1 I feel myself quite wild with excitement.
2 On his face, as there might well be, was a look of wild amazement.
3 He is immensely strong, for he was more like a wild beast than a man.
4 Suddenly his eyes opened, and became fixed in a wild, helpless stare.
5 WHEN I found that I was a prisoner a sort of wild feeling came over me.
6 These things, in conjunction with the wild work we have in hand, help to unnerve a man.
7 With strength and determination like his, he might have done wild work before he was caged.
8 He lashed the horses unmercifully with his long whip, and with wild cries of encouragement urged them on to further exertions.
9 The body shook and quivered and twisted in wild contortions; the sharp white teeth champed together till the lips were cut, and the mouth was smeared with a crimson foam.
10 He came back with a handful of wild garlic from the box waiting in the hall, but which had not been opened, and placed the flowers amongst the others on and around the bed.
11 I have always thought that a wild animal never looks so well as when some obstacle of pronounced durability is between us; a personal experience has intensified rather than diminished that idea.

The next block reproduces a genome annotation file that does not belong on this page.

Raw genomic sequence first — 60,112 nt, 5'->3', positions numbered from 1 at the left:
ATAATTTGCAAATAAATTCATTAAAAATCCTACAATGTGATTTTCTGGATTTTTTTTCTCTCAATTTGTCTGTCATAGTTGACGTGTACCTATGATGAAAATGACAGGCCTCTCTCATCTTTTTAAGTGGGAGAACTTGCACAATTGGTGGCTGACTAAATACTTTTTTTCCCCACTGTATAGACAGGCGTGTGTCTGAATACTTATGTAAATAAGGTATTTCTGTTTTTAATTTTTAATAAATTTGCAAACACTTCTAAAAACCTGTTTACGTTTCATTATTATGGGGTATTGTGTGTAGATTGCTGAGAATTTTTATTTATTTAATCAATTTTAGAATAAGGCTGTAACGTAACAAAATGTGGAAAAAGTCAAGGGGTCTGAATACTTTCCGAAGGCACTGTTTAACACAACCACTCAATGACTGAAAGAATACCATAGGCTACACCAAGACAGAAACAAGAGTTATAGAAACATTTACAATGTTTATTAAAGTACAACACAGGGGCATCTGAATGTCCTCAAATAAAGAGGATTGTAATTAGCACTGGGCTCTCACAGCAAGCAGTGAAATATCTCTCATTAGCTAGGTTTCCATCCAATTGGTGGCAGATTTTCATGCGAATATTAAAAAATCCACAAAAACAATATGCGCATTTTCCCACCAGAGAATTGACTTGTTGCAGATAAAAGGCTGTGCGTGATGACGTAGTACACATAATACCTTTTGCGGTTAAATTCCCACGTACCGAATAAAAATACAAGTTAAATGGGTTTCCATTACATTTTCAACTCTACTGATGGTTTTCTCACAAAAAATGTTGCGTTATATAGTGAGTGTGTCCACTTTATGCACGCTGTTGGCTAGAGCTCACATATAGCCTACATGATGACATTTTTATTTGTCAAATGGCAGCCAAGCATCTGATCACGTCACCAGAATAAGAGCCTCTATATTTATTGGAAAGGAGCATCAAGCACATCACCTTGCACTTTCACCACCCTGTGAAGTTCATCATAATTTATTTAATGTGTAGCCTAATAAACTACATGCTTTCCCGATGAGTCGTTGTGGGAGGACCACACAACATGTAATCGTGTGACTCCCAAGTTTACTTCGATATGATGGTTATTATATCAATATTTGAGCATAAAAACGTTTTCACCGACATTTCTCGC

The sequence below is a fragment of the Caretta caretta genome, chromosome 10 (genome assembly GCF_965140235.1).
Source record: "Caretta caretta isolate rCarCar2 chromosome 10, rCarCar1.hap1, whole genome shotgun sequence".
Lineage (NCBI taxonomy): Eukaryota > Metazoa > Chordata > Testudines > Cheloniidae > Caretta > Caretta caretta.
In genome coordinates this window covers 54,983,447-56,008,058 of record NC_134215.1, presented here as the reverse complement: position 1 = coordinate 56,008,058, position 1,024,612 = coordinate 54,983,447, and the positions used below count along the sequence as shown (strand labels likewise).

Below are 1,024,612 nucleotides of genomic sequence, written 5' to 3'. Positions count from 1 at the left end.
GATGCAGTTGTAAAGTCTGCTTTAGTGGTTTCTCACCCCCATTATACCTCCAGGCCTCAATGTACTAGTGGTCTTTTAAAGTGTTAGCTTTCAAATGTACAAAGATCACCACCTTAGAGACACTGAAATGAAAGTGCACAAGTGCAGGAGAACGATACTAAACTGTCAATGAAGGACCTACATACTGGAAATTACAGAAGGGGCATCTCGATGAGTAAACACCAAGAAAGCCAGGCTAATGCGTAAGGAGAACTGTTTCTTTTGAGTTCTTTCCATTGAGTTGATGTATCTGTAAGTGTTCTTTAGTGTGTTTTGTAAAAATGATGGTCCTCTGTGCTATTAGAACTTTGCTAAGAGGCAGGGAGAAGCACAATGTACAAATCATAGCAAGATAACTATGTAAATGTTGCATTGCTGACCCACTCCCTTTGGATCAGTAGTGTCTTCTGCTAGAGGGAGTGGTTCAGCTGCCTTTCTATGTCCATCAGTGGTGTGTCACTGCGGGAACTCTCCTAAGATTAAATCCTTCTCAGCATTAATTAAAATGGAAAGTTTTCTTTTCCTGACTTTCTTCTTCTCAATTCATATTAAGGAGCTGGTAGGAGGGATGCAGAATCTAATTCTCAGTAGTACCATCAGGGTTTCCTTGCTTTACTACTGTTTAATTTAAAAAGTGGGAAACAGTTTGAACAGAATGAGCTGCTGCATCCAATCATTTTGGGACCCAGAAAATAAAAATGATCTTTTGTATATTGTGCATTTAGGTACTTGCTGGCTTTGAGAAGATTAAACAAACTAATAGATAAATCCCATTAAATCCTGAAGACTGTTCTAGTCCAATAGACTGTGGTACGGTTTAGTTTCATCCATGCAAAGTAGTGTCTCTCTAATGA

12 Lucy lies in the tomb of her kin, a lordly death-house in a lonely churchyard, away from teeming London; where the air is fresh, and the sun rises over Hampstead Hill, and where wild flowers grow of their own accord.
13 Van Helsing, Art, and I moved forward to Mrs. Harker, who by this time had drawn her breath and with it had given a scream so wild, so ear-piercing, so despairing that it seems to me now that it will ring in my ears till my dying day.
14 He went to and fro, as if patrolling the house, and was never out of sight of the room where Lucy lay in her coffin, strewn with the wild garlic flowers, which sent, through the odour of lily and rose, a heavy, overpowering smell into the night.
15 The branch of wild rose on his coffin keep him that he move not from it; a sacred bullet fired into the coffin kill him so that he be true dead; and as for the stake through him, we know already of its peace; or the cut-off head that giveth rest.
16 His eyes flamed red with devilish passion; the great nostrils of the white aquiline nose opened wide and quivered at the edge; and the white sharp teeth, behind the full lips of the blood-dripping mouth, champed together like those of a wild beast.
17 The sound was taken up by another dog, and then another and another, till, borne on the wind which now sighed softly through the Pass, a wild howling began, which seemed to come from all over the country, as far as the imagination could grasp it through the gloom of the night.
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